Following his purchase of a conventional 2 bedroom home outside of Chicago my brother and his Thai wife decided to build a home in Bangkok. He gave me a tour of it as we discussed his new Thai lifestyle.
The home is about a 40 minute drive from Krung Thep, the capital city of Thailand that is referred to as Bangkok by most westerners. The drive to his home takes one through urban areas to the edge of the district of Bangkok. Directly behind his house is the beginning of country settings and farmland.
The family lives in a two-story, four bedroom house located in a gated village. What is referred to as a village is much like any gated, planned community in the States with a handful of streets that all dead-end and a set number of houses that look relatively the same. The village is located in a soi, which is the larger community. A soi is defined as a community in which there is only one main road in and out and all of the streets dead-end.
As it is illegal in Thailand for foreigners to own land the home is in his wife’s name. Foreigners can purchase condominiums, since there is no land attached with the ownership. The home was purchased through a developer who has an office in the soi. They live in the same village as my brother’s brother-in-law, so they did not search for a home anywhere else. They simply walked into the developers office asked to buy a home and purchased the lot which included the construction price of the house plan. My brother hoped to buy two lots so they could use one as a yard, but since the construction price is included with the price of the land it would have been too expensive to buy a lot and not build on it. As a result they have enough land for some fruit trees, including banana, papaya, mango, and pepper on a bush, but not much more.
The home is two-stories tall with four bedrooms. Some rooms have air conditioning units built into the walls. Central air would be very expensive and not very practical, due to the cost to run it and the hassle should something break. The ceilings are 9ft tall. Stone covers the entire first floor and solid wood floor covers the second. This is a common manner of designing the flooring. Thai people like wood floors, but due to the possibility of flooding stone is much more practical for the first floor.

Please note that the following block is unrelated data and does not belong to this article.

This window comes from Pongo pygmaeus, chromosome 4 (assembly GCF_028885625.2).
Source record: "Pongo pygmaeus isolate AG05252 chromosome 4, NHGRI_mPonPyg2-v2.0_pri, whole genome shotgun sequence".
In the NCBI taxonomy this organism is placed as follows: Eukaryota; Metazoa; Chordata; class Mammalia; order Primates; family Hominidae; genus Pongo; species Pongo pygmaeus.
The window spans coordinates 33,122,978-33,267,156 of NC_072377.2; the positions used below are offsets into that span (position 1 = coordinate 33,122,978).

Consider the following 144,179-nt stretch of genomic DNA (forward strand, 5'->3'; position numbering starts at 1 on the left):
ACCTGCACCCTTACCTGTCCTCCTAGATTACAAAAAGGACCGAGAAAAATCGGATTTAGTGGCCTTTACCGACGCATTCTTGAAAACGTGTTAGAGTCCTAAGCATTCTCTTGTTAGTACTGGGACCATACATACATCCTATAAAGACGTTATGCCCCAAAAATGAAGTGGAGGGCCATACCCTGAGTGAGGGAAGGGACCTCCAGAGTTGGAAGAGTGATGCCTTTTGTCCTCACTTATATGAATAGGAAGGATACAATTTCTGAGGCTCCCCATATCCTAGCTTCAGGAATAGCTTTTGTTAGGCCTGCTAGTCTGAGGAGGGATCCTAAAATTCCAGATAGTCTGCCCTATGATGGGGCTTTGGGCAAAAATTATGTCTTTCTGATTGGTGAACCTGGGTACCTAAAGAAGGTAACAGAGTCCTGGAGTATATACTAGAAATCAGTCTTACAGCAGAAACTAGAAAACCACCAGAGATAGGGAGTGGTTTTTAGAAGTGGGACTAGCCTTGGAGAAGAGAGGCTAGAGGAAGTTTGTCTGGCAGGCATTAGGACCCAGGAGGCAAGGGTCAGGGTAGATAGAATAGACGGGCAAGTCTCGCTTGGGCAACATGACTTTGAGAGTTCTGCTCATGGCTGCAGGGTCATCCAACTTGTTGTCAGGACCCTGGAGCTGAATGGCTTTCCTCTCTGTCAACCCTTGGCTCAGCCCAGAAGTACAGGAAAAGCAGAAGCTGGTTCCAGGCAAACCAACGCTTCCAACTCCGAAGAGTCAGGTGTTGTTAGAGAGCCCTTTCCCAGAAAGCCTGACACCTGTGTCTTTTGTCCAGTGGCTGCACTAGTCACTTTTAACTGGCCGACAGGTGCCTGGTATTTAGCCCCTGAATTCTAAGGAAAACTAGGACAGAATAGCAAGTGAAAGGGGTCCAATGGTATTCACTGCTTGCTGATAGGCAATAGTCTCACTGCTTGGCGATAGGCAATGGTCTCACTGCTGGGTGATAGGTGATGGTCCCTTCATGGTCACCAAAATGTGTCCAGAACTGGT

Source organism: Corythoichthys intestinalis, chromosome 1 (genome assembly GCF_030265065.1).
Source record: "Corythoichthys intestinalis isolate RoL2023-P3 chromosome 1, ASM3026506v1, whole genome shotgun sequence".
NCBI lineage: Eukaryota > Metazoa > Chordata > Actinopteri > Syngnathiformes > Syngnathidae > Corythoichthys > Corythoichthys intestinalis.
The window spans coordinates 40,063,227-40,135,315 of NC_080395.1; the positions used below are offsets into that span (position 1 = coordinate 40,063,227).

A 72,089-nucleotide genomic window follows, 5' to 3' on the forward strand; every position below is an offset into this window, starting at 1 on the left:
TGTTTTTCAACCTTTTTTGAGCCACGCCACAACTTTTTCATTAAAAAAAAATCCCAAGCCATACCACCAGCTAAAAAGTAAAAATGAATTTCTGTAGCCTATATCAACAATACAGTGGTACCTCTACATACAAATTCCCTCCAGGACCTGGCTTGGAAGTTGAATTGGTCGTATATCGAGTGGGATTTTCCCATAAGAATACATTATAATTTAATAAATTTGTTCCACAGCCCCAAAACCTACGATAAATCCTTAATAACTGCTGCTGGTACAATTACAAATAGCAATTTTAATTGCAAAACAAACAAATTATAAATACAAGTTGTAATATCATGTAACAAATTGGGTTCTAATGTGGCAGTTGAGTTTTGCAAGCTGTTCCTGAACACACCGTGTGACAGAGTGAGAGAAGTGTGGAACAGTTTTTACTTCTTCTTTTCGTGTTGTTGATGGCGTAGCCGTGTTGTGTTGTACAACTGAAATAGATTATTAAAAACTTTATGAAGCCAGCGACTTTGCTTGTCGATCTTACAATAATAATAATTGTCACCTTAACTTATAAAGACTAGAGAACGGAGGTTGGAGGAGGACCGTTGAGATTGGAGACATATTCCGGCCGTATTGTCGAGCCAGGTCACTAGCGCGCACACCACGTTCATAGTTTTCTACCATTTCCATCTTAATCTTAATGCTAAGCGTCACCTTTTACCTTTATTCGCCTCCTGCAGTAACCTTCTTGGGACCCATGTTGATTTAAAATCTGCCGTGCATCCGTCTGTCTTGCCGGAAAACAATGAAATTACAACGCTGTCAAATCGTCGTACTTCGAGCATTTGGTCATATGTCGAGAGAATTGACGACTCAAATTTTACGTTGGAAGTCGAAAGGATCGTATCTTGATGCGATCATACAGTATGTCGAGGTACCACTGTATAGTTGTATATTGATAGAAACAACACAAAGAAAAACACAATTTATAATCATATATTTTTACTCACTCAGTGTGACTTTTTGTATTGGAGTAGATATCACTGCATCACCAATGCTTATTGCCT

Amenities include a two-car carport and a washing machine. There are two kitchens, but no dishwasher. Clothing is hung to dry, so there is no need for a dryer. This is all very typical. The indoor kitchen is used for storing food and simple cooking such as preparing rice or using the microwave. The outdoor kitchen is used for heavy cooking. There is a lot of grease used in Thai cooking, so the kitchen can get messy and smokey. Having the kitchen outside keeps the smoke from coming inside and makes clean-up easier because the floor can be sprayed down without affecting any other room. Food is very cheap, so they eat out a lot and don’t store much in the home. My brother’s brother-in-law doesn’t even own a refrigerator.
Outside of all Thai homes is a spirit house. This is an Animist tradition, which is the indigenous religion of Thailand. It is believed that when we build we displace the home of the spirit of the land, so a spirit house is build for the spirit to live in.
Approximately a year after a home is built monks will come to bless the home. String is wrapped around the structure to keep evil spirits out during the blessing. The monks spend many hours in the prayer room as they bless the home. Blessings are then marked above the front door and the string remains until it naturally falls away.
For more images of the house and the soi view the full album on our Fan Page.